Birds At Sutton Park
Birds are almost unique among the inhabitants of Sutton Park, in that they travel great distances to and from the site. In recent years, there has been a marked increase in species such as Crow, Collared Dove, Canada Goose and Pied Wagtail.
The heathlands and wet mires are frequented by meadow pipits, Skylarks and Linnets. In Longmoor Valley, visitors are often treated to the sound of a Yellowhammer singing amidst the trees whilst Stonechats, Whinchats and Wheatear can be found among the heather and gorse ('whin' is a local name for gorse, hence whinchat).
Longmoor Valley's water-logged peaty soil, with the carpet of purple moorgrass, spaghnum moss and birch and willow, forms an important site for the Willow Warbler and Redpoll whilst Grasshopper Warblers also breed in the area.
The open grass/ heath areas support a high Short-tailed Vole population which are prey for the Kestrels which breed in the area. Occasional Merlin and Hobby, and even Hen Harrier, have passed through the park. In summer, Cuckoos can be frequently found due to the abundance of the Meadow Pipit nests in which they lay their eggs.
In the ancient woodlands, birds commonly encountered include tits, Green- and Greater Spotted- Woodpecker, Nuthatch and Treecreeper. The Tawny Owl's distinctive 'kvitt' call can often be heard at night. Other breeders include Blackcap, Spotted Flycatcher and Whitethroat with Sparrowhawks now being a common sight within the park.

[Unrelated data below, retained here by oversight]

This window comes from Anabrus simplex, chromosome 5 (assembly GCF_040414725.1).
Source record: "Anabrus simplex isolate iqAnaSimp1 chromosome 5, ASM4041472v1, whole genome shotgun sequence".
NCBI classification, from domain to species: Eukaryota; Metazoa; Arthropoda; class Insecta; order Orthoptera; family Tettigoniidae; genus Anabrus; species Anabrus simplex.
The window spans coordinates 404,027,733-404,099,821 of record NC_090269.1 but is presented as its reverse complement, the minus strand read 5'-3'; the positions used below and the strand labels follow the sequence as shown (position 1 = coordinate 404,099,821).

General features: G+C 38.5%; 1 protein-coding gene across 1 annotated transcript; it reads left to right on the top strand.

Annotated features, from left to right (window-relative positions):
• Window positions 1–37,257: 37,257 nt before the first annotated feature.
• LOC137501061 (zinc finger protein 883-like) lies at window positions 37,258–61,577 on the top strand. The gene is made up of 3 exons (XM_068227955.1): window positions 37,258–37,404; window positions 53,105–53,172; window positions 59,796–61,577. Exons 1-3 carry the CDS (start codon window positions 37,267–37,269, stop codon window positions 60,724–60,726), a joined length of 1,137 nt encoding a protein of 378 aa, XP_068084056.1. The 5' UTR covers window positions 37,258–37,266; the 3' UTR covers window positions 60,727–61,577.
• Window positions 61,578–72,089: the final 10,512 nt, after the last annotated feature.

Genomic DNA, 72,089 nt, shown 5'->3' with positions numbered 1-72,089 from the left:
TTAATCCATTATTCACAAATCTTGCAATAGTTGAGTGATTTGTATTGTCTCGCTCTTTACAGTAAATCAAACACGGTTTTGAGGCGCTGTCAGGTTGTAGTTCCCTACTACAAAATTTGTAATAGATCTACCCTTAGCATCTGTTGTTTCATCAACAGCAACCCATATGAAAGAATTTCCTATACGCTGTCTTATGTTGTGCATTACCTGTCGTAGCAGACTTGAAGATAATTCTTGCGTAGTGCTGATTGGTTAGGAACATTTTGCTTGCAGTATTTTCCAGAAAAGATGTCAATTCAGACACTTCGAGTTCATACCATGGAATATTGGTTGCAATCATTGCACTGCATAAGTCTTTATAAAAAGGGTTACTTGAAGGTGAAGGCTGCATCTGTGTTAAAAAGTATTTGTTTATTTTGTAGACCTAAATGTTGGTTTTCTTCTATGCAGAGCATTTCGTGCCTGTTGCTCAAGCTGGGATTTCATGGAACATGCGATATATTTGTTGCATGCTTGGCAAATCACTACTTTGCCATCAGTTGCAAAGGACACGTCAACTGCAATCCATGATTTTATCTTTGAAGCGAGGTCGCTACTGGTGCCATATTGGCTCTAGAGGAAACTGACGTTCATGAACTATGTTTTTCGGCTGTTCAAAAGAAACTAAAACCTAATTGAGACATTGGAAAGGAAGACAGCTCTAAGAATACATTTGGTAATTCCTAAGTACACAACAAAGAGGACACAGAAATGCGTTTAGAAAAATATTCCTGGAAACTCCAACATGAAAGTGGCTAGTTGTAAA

The marshy reeds and the reedmace in the pools provide a valuable habitat for Reed Bunting and Reed- and Sedge- Warblers.
The winter population includes mixed flocks of small birds passing through the park featuring Redpoll, Goldcrest, Siskin, Chaffinch and Greenfinch. The conifers attract Crossbills in some years whilst the holly provides a prickly home for migrant thrushes and finches for whom these areas form important roosts.
Most visitors associate the pools with birdlife. Here, common residents include Mute Swan, Canada Goose, Mallard, Great-crested Grebe, Coot and Moorhen. In winter, their numbers are increased by Pochard and large numbers of Tufted Duck which have migrated from breeding grounds in Scandinavia. Other frequently seen species include Grey Heron, Goosander and Ruddy Duck, which breeds on the site.
The park's feathered residents will continue to change. Some species which vanished from the area long ago will probably return such as Buzzard, Goshawk, Peregrine and even Red Kite. With its management plan being sympathetic to birdlife, Sutton Park could act as a reservoir for species in national decline such as Snipe (who perform a spectacular mating display when 'drumming' in the Longmoor Valley) and Bullfinch, whose numbers have been increasing locally.
Recommended areas for spotting woodland birds include Westwood Coppice with Longmoor Valley well worth a visit during the summer.
Tel: 0121 355 6370
Introduction to Sutton Park